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Spanning the Future- The Brooklyn Bridge Story

Posted by on July 7, 2013 at 10:05 AM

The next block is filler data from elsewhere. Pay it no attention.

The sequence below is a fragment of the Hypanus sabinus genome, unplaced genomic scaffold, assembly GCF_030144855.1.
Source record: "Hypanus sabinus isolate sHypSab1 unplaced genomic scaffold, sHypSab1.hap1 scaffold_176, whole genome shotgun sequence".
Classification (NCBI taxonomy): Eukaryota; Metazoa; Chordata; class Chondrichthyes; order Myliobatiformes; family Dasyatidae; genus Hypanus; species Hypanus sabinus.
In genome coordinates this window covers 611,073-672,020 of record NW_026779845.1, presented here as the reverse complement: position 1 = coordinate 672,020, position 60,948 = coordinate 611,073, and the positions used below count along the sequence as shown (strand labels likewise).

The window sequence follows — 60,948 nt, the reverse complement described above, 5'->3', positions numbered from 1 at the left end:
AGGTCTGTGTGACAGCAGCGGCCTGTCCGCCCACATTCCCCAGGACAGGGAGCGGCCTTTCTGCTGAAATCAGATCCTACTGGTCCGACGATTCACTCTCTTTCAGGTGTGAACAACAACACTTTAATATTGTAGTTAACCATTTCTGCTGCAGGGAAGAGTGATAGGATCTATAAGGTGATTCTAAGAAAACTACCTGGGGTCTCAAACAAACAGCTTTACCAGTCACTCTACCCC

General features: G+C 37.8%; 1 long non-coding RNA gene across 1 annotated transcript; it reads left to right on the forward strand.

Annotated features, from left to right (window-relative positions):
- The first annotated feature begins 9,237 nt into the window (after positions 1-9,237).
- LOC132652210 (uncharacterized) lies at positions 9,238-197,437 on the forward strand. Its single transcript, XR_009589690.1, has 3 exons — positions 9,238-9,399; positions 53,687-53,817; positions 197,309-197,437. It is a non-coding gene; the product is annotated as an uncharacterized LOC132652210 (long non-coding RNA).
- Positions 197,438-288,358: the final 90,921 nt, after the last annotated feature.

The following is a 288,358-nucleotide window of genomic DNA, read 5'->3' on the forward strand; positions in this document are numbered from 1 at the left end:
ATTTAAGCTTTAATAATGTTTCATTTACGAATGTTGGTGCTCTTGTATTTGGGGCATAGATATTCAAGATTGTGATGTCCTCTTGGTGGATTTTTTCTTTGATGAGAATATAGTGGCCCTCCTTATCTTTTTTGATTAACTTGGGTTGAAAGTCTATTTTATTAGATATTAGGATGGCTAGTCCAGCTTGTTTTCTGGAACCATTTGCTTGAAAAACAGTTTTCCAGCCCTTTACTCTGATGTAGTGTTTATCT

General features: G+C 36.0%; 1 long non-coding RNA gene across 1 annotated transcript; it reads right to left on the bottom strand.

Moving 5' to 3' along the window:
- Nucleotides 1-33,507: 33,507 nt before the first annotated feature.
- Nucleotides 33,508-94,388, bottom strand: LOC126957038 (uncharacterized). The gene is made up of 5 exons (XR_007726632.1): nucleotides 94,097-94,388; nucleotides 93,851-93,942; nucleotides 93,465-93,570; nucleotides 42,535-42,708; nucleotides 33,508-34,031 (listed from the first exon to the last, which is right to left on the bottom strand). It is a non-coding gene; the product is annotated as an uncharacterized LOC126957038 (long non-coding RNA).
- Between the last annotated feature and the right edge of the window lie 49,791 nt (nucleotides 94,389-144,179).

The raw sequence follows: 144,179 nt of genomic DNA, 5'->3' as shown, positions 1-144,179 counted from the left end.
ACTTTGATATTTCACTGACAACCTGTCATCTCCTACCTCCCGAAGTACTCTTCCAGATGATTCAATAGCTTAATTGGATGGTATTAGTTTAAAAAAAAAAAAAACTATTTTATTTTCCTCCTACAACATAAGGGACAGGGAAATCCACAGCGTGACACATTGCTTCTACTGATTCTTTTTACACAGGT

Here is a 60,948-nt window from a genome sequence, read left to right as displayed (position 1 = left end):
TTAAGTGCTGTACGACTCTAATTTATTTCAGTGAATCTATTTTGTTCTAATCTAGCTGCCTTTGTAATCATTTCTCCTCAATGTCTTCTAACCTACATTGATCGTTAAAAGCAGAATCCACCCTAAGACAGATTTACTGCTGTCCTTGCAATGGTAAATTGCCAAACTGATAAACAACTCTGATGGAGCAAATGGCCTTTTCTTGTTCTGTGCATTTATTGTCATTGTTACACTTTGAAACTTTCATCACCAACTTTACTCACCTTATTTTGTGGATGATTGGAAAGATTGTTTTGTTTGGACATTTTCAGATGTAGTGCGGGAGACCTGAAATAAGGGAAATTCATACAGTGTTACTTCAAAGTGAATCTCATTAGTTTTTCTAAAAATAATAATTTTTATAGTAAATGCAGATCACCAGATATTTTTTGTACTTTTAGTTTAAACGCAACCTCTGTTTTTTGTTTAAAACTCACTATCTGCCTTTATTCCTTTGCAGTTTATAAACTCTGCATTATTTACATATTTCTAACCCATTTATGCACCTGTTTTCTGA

On May 24, 1883 the Brooklyn Bridge, linking Manhattan with Brooklyn opened for the first time in a grand ceremony with President Chester Arthur in attendance. At the time of its opening it was the longest suspension bridge in the country. It was truly a engineering marvel. Construction had begun on January 3, 1870 and took 13 years to complete, at an approximate cost of 15.5 million dollars in 1883 money. It is made of limestone, granite and Rosendale cement, in the Gothic style. 130 years later, it still maintains its place as one of the most recognizable structures in America. Ten Fun Facts about the Brooklyn Bridge 1. A National Landmark One of the longest suspension bridges in the country, the Brooklyn Bridge is 1,595.5 feet long and was deemed a National Historic Landmark in 1964. 2. A Family Project German immigrant John Augusts Roebling was the original designer of the bridge. When injuries sustained during construction rendered him unable to complete his project, Roebling’s wife Emily and son Washington stepped in to supervise completion of the project. 3. Dangerous Construction Working on the bridge was extremely dangerous- 27 people were killed during the bridge’s construction. 4. A New Name The bridge was originally to be called the New York and Brooklyn Bridge. However, a Brooklyn Daily Eagle editor referred to the bridge solely as the “Brooklyn Bridge” and the name stuck. The official name-change took place in 1915. 5. The Grand Opening After 13 years of work, the Brooklyn Bridge officially opened on May 24, 1883. President Chester Arthur and New York City Mayor Franklin Edson were in attendance with thousands of New Yorkers. The opening celebration included fireworks, musical performances, and a gunfire salute. Emily Roebling was the first person to cross the bridge. On that historic day, 1800 vehicles and over 150,000 people crossed the bridge. 6. Fear of Collapse Shortly after opening, rumors spread that the bridge was unstable. Fear of collapse caused a stampede in which a dozen people were killed. P.T. Barnum, founder of the famed circus, proved the rumors false by walking 21 of his elephants over the bridge. 7. A Multi-Use Bridge The bridge currently has six lanes for automobiles, but in the past saw traffic from horse-drawn carriages, trolleys, and streetcars. 8. Pedestrian Access Walking the Brooklyn Bridge has become a favorite pastime for New Yorkers and visitors alike. The pedestrian walkway is also open to cyclists and provides stunning views of the New York City Skyline and Hudson River. Unfortunately, it is also a popular place for jumpers, both of the suicidal and attention getting variety. The first person to jump from the Brooklyn Bridge was Robert Odlum on May 19, 1885. 9. Brooklyn Bridge Park Brooklyn Bridge Park is home to a dog park, many playgrounds, and acres of green space for both picnics and play. The park also sponsors dozens of free events throughout the spring and summer, such as outdoor movies, educational programs, and workouts on the waterfront. 10. A Symbol of New York City Recognized around the world as an icon of New York City, the bridge can be seen in films such as “Moonstruck,” “Spiderman,” “The Siege,” and many others.

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